Researcher: Freezing shellfish broodstock with cryoprotectants could bring efficiencies to hatcheries

Responsible Seafood Advocate

Cornell University exploring ways to preserve surplus larvae using cryoprotectants

freezing broodstock
Can shellfish hatcheries increase efficiency and reduce waste by freezing broodstock? A Cornell University researcher aims to find out. Photo of nine-day-old oyster larvae at 100x magnification by Gregg Rivara, courtesy of Cornell University.

Researchers at Cornell University (New York, USA) say that shellfish hatcheries could increase their efficiency and reduce waste by freezing broodstock for use in future seedings.

A research project led by Gregg Rivara, an aquaculture specialist at Cornell Cooperative Extension Suffolk County, is looking at ways to preserve surplus larvae using cryoprotectants (antifreeze compounds and antifreeze proteins like glycerol).

“Shellfish hatcheries spend considerable labor, energy and phytoplankton conditioning adult shellfish to affect out-of-season spawning,” said Rivara. “Low-temperature storage of excess larvae would allow a hatchery to recoup the effort in conditioning and spawning, as well as act as an insurance plan if a meltdown in larval rearing occurred. Rather than spawn a new batch of broodstock, they could reanimate the stored larvae and raise these larvae to the nursery phase.”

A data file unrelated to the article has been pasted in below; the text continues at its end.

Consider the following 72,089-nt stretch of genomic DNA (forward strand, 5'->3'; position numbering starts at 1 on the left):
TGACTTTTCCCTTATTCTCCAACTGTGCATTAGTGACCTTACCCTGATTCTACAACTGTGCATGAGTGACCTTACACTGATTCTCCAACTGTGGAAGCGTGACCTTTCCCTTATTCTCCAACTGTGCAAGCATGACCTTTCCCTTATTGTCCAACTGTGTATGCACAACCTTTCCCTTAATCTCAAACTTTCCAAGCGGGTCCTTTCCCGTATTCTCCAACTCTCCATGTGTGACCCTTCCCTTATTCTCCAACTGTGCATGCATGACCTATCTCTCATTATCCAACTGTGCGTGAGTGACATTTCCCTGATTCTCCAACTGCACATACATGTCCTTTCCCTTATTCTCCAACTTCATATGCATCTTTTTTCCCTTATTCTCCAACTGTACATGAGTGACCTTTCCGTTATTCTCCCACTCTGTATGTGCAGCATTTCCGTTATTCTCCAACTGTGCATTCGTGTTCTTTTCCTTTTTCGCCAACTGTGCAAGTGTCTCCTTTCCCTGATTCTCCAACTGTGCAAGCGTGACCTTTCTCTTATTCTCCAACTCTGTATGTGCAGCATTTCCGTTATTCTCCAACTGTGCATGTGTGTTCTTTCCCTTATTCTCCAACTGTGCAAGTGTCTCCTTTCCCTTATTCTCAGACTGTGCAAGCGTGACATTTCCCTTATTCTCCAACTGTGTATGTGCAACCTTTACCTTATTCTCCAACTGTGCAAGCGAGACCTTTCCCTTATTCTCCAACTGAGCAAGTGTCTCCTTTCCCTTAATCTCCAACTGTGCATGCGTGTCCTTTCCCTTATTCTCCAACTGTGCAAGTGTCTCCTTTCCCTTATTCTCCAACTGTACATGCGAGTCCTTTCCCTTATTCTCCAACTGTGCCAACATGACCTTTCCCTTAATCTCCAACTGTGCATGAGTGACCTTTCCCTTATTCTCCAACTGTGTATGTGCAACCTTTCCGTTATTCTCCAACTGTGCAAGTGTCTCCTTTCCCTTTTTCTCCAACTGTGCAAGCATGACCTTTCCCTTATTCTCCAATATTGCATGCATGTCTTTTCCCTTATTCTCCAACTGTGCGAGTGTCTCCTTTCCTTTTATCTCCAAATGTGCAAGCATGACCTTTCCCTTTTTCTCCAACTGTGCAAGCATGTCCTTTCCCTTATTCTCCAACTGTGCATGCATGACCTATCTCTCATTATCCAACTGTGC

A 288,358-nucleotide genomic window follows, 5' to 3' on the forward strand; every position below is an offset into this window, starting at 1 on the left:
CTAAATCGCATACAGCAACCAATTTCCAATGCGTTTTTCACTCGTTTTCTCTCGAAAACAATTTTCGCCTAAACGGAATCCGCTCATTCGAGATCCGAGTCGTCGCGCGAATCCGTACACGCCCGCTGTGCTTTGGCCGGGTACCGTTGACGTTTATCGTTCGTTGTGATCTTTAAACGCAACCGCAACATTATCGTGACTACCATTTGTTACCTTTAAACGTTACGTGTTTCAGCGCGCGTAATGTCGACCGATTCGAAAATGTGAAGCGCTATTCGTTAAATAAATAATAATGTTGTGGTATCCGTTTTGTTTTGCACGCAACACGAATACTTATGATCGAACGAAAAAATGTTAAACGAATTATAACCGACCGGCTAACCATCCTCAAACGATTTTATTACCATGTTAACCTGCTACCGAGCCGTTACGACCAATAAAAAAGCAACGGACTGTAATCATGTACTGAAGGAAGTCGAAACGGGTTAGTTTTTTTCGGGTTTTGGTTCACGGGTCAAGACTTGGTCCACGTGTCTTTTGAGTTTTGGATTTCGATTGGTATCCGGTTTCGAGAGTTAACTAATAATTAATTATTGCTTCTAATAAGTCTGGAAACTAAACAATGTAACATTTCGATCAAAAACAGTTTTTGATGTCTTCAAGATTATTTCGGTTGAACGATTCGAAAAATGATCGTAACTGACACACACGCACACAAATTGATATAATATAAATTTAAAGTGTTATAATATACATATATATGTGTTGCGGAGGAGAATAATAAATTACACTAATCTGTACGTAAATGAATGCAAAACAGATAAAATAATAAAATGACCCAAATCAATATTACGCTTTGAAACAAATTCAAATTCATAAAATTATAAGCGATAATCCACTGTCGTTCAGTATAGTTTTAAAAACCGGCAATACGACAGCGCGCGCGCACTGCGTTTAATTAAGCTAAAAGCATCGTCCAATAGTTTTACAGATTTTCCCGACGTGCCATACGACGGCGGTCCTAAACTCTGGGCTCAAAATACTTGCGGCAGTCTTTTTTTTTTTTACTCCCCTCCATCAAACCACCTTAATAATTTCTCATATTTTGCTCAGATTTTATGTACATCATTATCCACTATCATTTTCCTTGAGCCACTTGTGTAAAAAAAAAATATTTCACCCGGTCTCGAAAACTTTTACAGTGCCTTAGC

Rivara seeks to find the easiest way to use cryoprotectants to keep the broodstock alive at a very low temperature. New York’s $8.8 million dollar aquaculture industry depends on shellfish hatcheries for seed stock every year.

The initiative is one of eight new research projects across the state that New York Sea Grant (NYSG) – a collaboration between Cornell University and the State University of New York – is supporting through National Oceanographic and Atmospheric Administration funding.

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